Sounding like some sort of delightful fruit confection, but in reality a cold, hard, machine of war surely destined to rule us all one day, the Raspberry Turk (opens in new tab) is a robot that plays chess powered by a Raspberry Pi. Not a chess computer like Deep Blue, but an actual robot that can see the pieces and move them using a robotic arm. The project was created by Apple software engineer and chess fan Joey Meyer (opens in new tab).
As you will have probably guessed from the name, the brains behind this Turk come from a Raspberry Pi 3 which uses OpenCV to see the game pieces and a servo controlled arm and gripper to hold and move the pieces. Inspiration comes from the Mechanical Turk (opens in new tab), a fake chess-playing machine constructed by an Austrian inventor that toured Europe between the end of the 16th and middle of the 17th centuries.
The Mechanical Turk’s secret was not the fiendishly clever mechanism, nor the beautifully polished cabinet or human-like automaton that sat upon it, but the very small chess player secreted within the woodwork. The Raspberry Turk, by contrast, is written mostly in Python, with the code available on GitHub (opens in new tab), and takes advantage of the open-source Stockfish chess engine. It stands upon a wooden table into which it would be difficult to insert even the smallest, flattest Grand Master.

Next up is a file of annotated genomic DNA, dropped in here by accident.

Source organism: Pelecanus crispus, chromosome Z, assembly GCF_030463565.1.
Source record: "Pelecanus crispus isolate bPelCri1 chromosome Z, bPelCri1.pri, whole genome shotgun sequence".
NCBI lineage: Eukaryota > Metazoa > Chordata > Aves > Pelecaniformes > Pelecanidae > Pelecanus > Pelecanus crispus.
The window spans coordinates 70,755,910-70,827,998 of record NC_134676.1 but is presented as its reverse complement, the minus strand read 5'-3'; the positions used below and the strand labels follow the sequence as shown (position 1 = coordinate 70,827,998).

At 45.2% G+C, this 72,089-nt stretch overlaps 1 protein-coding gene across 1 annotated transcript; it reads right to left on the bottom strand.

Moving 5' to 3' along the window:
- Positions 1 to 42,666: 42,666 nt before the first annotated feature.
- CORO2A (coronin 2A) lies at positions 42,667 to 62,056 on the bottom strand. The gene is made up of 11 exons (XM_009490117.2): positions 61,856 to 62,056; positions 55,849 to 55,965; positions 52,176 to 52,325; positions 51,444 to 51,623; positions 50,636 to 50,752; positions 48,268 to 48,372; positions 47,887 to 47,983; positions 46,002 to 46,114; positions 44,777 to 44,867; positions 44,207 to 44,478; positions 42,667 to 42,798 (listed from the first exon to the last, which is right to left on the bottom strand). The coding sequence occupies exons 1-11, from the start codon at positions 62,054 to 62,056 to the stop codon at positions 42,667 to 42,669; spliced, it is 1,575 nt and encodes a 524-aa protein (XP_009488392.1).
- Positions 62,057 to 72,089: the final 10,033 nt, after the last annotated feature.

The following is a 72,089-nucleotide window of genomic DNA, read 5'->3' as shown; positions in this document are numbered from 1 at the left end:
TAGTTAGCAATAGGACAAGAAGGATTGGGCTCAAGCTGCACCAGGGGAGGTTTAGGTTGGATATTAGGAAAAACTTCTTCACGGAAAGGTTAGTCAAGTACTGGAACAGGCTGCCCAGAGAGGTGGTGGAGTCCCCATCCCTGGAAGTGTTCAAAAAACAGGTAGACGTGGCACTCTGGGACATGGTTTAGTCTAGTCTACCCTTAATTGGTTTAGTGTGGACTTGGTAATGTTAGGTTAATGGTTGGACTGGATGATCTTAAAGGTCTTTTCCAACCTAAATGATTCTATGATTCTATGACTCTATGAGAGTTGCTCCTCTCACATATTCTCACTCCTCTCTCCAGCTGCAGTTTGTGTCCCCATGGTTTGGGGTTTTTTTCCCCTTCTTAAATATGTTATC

With all the electronics kept neatly in a wooden box at the side of the board, the robot arm (made from Actobotics components) and camera module are all that hang over the board, which is painted directly onto the table top. The Raspberry Turk takes around 30 seconds to make a move, and the pieces have embedded metal studs to make grasping them easier using an electromagnet built into the arm. Meyer trained the computer vision model by hand, moving pieces himself and taking multiple images of every possible position. If you fancy having a go yourself, Meyer’s notes (opens in new tab)on the project are also available to peruse.